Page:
Would you read a book about a case where a black American is unfairly accused and judged in an Alabama court in the 1930s?
Weird feelings arise when you are supposed to love a novel and after reading it you don’t find it awesome.
This is the novel American—and many Canadian and English—kids read at Middle High School, it’s the novel that teachers want children to write reports, the novel educated Americans praise because they find in it the “Heart of America” in the 1930s—when the story takes place—or maybe in the 1950s—when the novel was written.
Nevertheless, outside the English speaking countries the novel is not so read, not so studied, not so quoted, and not so praised. The story portrays how black Americans lived, how they got their own churches, how they work for white guys, and how their rights were disrespected by the common white folk, though, not by the protagonists of the novel Scout, Jem, and the lawyer Atticus Finch.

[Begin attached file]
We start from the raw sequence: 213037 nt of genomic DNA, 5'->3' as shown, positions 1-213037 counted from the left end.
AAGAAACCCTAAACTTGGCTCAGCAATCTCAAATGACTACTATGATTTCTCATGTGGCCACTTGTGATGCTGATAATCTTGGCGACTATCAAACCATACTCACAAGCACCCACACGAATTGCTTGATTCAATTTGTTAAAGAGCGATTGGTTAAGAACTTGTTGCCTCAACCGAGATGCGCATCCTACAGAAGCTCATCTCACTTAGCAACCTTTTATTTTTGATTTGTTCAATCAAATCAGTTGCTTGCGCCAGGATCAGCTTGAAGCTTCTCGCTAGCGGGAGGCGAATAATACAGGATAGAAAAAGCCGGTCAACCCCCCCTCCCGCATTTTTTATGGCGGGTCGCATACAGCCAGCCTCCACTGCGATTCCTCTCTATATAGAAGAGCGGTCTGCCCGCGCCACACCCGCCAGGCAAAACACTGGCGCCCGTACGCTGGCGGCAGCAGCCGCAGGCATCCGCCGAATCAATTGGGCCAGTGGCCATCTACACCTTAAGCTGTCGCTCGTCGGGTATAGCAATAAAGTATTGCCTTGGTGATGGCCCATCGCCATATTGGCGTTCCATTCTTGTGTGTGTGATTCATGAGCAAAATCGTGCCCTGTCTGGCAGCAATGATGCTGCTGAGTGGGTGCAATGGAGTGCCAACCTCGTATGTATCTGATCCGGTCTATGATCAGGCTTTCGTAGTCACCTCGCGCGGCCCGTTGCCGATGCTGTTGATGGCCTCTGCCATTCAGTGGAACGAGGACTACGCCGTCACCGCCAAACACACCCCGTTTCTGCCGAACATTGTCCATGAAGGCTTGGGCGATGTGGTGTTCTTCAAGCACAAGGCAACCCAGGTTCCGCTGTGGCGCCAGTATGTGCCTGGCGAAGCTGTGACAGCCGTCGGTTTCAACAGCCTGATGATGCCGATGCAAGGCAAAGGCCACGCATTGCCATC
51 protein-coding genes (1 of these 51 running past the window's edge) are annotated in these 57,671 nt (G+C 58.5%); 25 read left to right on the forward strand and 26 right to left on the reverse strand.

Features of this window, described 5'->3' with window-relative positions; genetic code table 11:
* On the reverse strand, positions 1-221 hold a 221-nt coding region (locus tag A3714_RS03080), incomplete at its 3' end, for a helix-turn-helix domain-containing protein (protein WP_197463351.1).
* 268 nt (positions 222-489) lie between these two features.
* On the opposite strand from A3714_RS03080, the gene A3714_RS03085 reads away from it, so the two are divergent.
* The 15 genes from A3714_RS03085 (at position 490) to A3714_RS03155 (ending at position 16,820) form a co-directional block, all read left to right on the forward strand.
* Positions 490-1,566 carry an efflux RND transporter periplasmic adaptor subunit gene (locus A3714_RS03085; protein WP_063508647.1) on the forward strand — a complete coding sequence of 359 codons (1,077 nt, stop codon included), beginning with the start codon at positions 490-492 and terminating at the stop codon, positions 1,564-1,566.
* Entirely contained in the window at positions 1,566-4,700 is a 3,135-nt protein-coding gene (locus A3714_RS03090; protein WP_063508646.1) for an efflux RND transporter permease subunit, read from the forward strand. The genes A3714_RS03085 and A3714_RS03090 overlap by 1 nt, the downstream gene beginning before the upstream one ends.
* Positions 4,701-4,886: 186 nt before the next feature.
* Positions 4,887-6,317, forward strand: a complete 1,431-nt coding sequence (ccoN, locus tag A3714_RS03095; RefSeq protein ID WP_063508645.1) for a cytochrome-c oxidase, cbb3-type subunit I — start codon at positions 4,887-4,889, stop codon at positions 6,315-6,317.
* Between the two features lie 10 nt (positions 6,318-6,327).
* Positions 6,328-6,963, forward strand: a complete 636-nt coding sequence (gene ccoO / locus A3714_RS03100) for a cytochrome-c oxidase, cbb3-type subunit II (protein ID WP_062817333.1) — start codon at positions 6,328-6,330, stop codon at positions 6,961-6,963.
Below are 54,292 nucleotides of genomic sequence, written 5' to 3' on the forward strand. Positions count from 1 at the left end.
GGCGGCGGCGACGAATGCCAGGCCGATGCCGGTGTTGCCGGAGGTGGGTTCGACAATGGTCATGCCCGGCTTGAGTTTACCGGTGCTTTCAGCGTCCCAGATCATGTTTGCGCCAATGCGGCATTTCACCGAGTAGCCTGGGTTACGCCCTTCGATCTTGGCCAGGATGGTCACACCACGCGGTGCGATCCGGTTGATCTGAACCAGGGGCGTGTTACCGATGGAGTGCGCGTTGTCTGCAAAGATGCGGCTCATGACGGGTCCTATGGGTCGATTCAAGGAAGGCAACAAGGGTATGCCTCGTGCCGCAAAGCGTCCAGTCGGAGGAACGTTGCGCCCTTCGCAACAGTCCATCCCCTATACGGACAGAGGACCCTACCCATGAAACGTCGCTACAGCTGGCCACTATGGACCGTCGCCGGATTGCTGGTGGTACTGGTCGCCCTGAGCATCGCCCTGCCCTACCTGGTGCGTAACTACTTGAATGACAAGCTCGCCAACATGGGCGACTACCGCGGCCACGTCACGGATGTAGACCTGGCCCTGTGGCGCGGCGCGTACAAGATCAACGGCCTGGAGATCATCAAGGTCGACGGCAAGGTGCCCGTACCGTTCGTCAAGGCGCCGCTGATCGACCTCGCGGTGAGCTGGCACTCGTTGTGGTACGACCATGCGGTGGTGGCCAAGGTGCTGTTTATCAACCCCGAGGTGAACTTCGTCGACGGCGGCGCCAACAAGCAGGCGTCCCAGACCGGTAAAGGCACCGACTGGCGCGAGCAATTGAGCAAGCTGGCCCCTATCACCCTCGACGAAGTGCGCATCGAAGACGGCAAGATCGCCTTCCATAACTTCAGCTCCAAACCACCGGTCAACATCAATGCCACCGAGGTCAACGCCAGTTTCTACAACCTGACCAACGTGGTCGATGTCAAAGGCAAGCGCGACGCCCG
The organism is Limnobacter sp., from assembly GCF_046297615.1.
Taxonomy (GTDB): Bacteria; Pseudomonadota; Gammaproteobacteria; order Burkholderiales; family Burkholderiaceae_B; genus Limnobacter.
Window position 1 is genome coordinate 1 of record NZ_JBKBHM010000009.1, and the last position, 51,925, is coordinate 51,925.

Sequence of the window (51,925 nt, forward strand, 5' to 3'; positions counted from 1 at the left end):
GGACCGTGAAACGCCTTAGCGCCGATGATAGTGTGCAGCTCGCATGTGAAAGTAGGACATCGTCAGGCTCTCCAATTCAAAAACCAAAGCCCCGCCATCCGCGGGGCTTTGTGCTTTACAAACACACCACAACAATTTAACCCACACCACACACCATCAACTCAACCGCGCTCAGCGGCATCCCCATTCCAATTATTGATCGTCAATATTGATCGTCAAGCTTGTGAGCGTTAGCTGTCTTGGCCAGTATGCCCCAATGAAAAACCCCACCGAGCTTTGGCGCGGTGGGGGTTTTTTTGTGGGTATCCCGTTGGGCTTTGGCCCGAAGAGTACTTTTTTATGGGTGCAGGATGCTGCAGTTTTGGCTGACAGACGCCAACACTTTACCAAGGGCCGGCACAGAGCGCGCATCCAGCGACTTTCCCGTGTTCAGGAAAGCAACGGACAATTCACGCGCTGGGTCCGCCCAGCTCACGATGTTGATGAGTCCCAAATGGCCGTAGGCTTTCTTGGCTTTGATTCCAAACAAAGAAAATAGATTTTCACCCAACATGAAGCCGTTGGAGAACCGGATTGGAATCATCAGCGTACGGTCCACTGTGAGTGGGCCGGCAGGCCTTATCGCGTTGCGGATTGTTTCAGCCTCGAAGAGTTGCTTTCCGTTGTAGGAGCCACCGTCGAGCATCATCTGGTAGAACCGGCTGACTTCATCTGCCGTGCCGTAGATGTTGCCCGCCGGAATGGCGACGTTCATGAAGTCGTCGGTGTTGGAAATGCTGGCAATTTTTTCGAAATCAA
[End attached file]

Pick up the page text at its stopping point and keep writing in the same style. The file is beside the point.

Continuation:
The scenes presented in the novel hurt Americans and are still a heavy load they have to deal with as society. Nevertheless, in the case of Latin America, China, Middle East, Africa, and India this portrait of a broken society is still visible through class distinction and a differentiated access to justice. As a result, in this part of the world the novel has no historic sense and has no sense of change.
In the case of European countries—out of England, of course—the novel is a piece of narrative that keeps on with Mark Twain’s tradition of listening a teenager telling a story she doesn’t quite understand, just as Sawyer or Finn told us about slavery Scout tells us about Negroes in the South. Hence, it becomes a grievous story told by an innocent and sweet voice, but has no more depth.
Why? Because the racial issue is the only social issue Americans speak about in their fictional and real narratives since the 1950s. When American movies, series, novels, documentaries try to discern about serious social inequalities they always talk about racism and the way African-Americans were mistreated and denigrated, which is really mean but is not something rooted on the European and rest of theworld conscious or subconscious minds, and thus, To Kill a Mockingbird cannot be cared as a breakthrough work or considered a superb literary work proposing an innovative perspective due to its literary technique or the ways it deals with uneasy themes.
I go back to my initial question because there may be people looking for a good read: would you read a book about a case where a black American is unfairly accused and judged in an Alabama court in the 1930s?